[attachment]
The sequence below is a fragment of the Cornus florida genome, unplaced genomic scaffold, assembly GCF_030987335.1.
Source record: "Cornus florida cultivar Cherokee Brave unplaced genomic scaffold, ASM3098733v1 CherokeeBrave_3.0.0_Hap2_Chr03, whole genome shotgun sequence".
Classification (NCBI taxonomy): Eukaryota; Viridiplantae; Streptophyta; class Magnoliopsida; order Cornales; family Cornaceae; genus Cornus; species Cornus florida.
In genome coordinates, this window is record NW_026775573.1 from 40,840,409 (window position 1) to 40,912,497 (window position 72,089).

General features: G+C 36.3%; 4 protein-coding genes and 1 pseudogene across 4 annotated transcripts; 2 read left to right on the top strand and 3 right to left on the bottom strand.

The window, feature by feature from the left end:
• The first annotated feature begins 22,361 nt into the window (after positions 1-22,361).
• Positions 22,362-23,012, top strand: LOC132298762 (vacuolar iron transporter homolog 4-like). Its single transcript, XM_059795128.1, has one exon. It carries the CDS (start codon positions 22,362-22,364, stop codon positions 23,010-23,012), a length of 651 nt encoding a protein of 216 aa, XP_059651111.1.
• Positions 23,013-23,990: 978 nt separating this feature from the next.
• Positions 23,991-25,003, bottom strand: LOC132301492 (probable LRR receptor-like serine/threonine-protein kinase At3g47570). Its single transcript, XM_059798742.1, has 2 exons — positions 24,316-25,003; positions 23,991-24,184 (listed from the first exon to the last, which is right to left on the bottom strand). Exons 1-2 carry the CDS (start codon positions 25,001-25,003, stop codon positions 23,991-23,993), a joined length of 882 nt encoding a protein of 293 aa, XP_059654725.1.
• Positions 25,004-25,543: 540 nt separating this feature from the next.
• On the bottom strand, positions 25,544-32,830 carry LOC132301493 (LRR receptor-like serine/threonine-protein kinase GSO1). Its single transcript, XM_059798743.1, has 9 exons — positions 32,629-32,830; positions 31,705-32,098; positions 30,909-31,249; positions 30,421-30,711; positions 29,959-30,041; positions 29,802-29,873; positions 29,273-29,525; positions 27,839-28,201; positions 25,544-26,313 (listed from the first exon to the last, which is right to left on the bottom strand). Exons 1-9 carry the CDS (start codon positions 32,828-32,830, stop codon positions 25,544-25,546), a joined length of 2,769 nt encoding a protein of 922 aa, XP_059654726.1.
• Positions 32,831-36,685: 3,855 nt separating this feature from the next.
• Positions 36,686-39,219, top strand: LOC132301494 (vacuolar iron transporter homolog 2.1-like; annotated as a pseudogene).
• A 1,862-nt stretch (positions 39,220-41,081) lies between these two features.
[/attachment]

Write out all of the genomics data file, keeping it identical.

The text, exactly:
The sequence below is a fragment of the Cornus florida genome, unplaced genomic scaffold, assembly GCF_030987335.1.
Source record: "Cornus florida cultivar Cherokee Brave unplaced genomic scaffold, ASM3098733v1 CherokeeBrave_3.0.0_Hap2_Chr03, whole genome shotgun sequence".
Classification (NCBI taxonomy): Eukaryota; Viridiplantae; Streptophyta; class Magnoliopsida; order Cornales; family Cornaceae; genus Cornus; species Cornus florida.
In genome coordinates, this window is record NW_026775573.1 from 40,840,409 (window position 1) to 40,912,497 (window position 72,089).

General features: G+C 36.3%; 4 protein-coding genes and 1 pseudogene across 4 annotated transcripts; 2 read left to right on the top strand and 3 right to left on the bottom strand.

The window, feature by feature from the left end:
• The first annotated feature begins 22,361 nt into the window (after positions 1-22,361).
• Positions 22,362-23,012, top strand: LOC132298762 (vacuolar iron transporter homolog 4-like). Its single transcript, XM_059795128.1, has one exon. It carries the CDS (start codon positions 22,362-22,364, stop codon positions 23,010-23,012), a length of 651 nt encoding a protein of 216 aa, XP_059651111.1.
• Positions 23,013-23,990: 978 nt separating this feature from the next.
• Positions 23,991-25,003, bottom strand: LOC132301492 (probable LRR receptor-like serine/threonine-protein kinase At3g47570). Its single transcript, XM_059798742.1, has 2 exons — positions 24,316-25,003; positions 23,991-24,184 (listed from the first exon to the last, which is right to left on the bottom strand). Exons 1-2 carry the CDS (start codon positions 25,001-25,003, stop codon positions 23,991-23,993), a joined length of 882 nt encoding a protein of 293 aa, XP_059654725.1.
• Positions 25,004-25,543: 540 nt separating this feature from the next.
• On the bottom strand, positions 25,544-32,830 carry LOC132301493 (LRR receptor-like serine/threonine-protein kinase GSO1). Its single transcript, XM_059798743.1, has 9 exons — positions 32,629-32,830; positions 31,705-32,098; positions 30,909-31,249; positions 30,421-30,711; positions 29,959-30,041; positions 29,802-29,873; positions 29,273-29,525; positions 27,839-28,201; positions 25,544-26,313 (listed from the first exon to the last, which is right to left on the bottom strand). Exons 1-9 carry the CDS (start codon positions 32,828-32,830, stop codon positions 25,544-25,546), a joined length of 2,769 nt encoding a protein of 922 aa, XP_059654726.1.
• Positions 32,831-36,685: 3,855 nt separating this feature from the next.
• Positions 36,686-39,219, top strand: LOC132301494 (vacuolar iron transporter homolog 2.1-like; annotated as a pseudogene).
• A 1,862-nt stretch (positions 39,220-41,081) lies between these two features.